A Therapist’s Manual for Cognitive Behavior Therapy in Groups

  • Lawrence I. Sank
  • Carolyn S. Shaffer

Table of contents

  1. Front Matter
    Pages i-xiii
  2. Introduction

    1. Lawrence I. Sank, Carolyn S. Shaffer
      Pages 1-8
  3. Coping Skills Training and Cognitive Behavior Therapy

  4. The Screening Procedure

    1. Lawrence I. Sank, Carolyn S. Shaffer
      Pages 25-40
  5. The Relaxation Module

    1. Lawrence I. Sank, Carolyn S. Shaffer
      Pages 41-48
    2. Lawrence I. Sank, Carolyn S. Shaffer
      Pages 49-61
  6. The Cognitive Restructuring Module

    1. Lawrence I. Sank, Carolyn S. Shaffer
      Pages 63-76
  7. Enhancing Cognitive Restructuring Skills

    1. Lawrence I. Sank, Carolyn S. Shaffer
      Pages 77-89
    2. Lawrence I. Sank, Carolyn S. Shaffer
      Pages 91-97
    3. Lawrence I. Sank, Carolyn S. Shaffer
      Pages 99-105
  8. Individual Session/Midway Evaluation

    1. Lawrence I. Sank, Carolyn S. Shaffer
      Pages 107-111
  9. The Assertion-Training Module

    1. Lawrence I. Sank, Carolyn S. Shaffer
      Pages 113-123
    2. Lawrence I. Sank, Carolyn S. Shaffer
      Pages 125-132
    3. Lawrence I. Sank, Carolyn S. Shaffer
      Pages 133-140
    4. Lawrence I. Sank, Carolyn S. Shaffer
      Pages 141-147
  10. The Problem-Solving Module

    1. Lawrence I. Sank, Carolyn S. Shaffer
      Pages 149-156
    2. Lawrence I. Sank, Carolyn S. Shaffer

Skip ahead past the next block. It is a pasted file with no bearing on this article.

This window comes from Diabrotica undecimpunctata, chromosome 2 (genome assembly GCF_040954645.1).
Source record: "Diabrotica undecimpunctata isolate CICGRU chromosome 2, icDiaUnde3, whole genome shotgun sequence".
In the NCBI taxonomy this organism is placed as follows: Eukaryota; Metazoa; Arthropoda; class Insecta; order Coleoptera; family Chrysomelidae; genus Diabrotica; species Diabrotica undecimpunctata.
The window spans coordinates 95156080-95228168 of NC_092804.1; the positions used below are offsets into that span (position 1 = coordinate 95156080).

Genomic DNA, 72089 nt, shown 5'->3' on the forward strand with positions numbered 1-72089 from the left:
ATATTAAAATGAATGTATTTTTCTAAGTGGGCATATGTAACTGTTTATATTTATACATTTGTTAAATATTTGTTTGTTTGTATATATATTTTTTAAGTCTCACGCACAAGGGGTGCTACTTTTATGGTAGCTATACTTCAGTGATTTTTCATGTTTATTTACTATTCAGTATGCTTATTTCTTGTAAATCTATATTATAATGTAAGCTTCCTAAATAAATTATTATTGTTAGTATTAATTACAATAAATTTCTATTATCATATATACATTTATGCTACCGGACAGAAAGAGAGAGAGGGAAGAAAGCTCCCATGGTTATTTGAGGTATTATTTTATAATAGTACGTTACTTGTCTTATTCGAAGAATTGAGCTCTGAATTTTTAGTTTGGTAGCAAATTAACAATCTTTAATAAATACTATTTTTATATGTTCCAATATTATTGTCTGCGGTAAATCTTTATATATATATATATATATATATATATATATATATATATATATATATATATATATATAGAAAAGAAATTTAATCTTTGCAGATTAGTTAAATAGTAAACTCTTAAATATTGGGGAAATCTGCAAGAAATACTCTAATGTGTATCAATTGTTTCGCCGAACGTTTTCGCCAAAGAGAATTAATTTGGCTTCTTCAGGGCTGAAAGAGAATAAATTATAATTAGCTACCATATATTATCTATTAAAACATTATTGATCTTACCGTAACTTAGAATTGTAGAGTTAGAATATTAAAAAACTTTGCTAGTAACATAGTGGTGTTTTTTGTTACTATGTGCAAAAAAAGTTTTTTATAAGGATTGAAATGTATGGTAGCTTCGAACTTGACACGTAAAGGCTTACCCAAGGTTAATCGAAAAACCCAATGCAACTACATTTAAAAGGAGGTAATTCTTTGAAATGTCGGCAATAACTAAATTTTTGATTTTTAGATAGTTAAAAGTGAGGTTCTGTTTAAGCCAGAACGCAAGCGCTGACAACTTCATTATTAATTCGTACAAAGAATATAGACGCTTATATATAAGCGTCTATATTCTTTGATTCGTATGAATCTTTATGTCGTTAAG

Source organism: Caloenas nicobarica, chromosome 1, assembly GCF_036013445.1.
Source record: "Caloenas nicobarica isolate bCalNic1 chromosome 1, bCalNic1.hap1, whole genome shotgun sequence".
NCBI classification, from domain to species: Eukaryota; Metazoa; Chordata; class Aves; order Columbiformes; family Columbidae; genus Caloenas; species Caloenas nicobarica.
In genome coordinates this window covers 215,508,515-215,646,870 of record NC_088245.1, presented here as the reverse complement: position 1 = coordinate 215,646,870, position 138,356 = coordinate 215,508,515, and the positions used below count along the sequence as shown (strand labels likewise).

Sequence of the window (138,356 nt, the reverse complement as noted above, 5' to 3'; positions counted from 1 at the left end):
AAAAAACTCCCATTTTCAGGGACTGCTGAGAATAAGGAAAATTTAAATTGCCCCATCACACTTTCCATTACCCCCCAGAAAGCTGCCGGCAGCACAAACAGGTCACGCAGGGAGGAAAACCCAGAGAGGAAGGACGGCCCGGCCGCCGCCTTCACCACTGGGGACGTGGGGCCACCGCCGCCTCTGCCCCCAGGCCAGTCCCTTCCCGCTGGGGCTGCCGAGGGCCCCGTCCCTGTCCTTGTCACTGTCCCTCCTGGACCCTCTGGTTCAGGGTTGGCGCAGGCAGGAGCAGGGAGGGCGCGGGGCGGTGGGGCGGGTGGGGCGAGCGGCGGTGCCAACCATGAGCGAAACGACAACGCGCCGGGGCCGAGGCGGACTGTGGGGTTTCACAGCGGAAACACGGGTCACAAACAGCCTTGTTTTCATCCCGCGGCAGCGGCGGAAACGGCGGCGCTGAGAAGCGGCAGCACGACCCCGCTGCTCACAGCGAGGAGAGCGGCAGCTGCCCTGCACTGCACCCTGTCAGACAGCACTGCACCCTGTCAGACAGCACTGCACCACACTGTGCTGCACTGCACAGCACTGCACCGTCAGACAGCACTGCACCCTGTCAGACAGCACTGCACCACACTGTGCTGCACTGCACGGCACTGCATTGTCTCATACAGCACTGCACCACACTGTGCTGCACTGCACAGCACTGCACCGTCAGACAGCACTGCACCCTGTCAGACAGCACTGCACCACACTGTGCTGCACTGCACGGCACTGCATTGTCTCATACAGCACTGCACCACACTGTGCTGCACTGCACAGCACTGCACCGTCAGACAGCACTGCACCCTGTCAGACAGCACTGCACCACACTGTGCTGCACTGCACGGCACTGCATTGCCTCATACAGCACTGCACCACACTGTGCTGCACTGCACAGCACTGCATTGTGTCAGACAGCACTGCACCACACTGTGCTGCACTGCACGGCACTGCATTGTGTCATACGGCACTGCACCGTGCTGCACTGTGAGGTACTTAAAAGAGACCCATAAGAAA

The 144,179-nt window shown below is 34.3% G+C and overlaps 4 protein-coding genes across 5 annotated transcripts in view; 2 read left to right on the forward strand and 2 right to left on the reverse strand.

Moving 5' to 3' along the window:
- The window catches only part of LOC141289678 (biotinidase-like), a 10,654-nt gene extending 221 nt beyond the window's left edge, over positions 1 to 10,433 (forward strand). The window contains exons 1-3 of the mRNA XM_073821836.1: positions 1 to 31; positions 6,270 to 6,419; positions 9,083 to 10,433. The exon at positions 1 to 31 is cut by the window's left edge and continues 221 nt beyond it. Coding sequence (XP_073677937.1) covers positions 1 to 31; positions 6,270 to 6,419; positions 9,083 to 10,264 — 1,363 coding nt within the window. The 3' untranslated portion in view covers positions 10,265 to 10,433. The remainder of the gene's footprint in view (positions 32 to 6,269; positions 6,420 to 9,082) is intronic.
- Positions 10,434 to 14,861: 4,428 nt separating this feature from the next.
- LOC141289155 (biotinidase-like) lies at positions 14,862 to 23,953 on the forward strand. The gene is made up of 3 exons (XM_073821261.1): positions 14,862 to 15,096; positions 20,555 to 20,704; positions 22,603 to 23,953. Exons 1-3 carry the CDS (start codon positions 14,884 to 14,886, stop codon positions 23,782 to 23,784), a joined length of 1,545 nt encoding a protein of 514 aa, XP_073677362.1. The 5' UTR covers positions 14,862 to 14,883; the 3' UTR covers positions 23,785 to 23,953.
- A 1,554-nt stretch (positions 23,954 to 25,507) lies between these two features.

Pages 157-164
  11. Closing Sessions

    1. Lawrence I. Sank, Carolyn S. Shaffer
      Pages 165-170
    2. Lawrence I. Sank, Carolyn S. Shaffer
      Pages 171-176
  12. Booster Sessions — Six-Month Follow-up Session

    1. Lawrence I. Sank, Carolyn S. Shaffer
      Pages 177-179

About this book

Introduction

One of the great advantages of rational-emotive therapy (RET) and cog­ nitive behavior therapy (CBT) is that they frequently employ psycho­ educational methods-including bibliotherapy, workshops, lectures, courses, recordings, and films. I created RET at the beginning of 1955 after I had abandoned the practice of psychoanalysis because I found it to be highly inefficient and philosophically superficial. Being almost addicted to one-to-one therapy as a result of my analytic training and experience, I at first did RET only with individual clients and found this pioneering form of CBT considerably more effective than the other ther­ apies with which I had experimented. By 1957, however, I realized that RET could be taught to large num­ bers of persons through self-help books and articles and that RET -ori­ ented writings could not only prove valuable to the general public but that they could also be successfully employed to hasten and intensify the therapy of my individual clients. I therefore wrote a number of RET self­ help books-especially How to Live with a Neurotic (1957), Sex without Guilt (1958), A New Guide to Rational Living (with Robert A. Harper; original edition, 1961), and A Guide to Successful Marriage (with Robert A. Harper, 1961).

Keywords

CBT Training coping evaluation marriage psychoanalysis therapy

Authors and affiliations

  • Lawrence I. Sank
    • 1
    • 2
  • Carolyn S. Shaffer
    • 1
    • 2
  1. 1.Center for Cognitive TherapyBethesdaUSA
  2. 2.The George Washington University Medical CenterUSA

Bibliographic information

  • DOI https://doi.org/10.1007/978-1-4615-8330-1
  • Copyright Information Springer-Verlag US 1984
  • Publisher Name Springer, Boston, MA
  • eBook Packages Springer Book Archive
  • Print ISBN 978-1-4615-8332-5
  • Online ISBN 978-1-4615-8330-1
  • About this book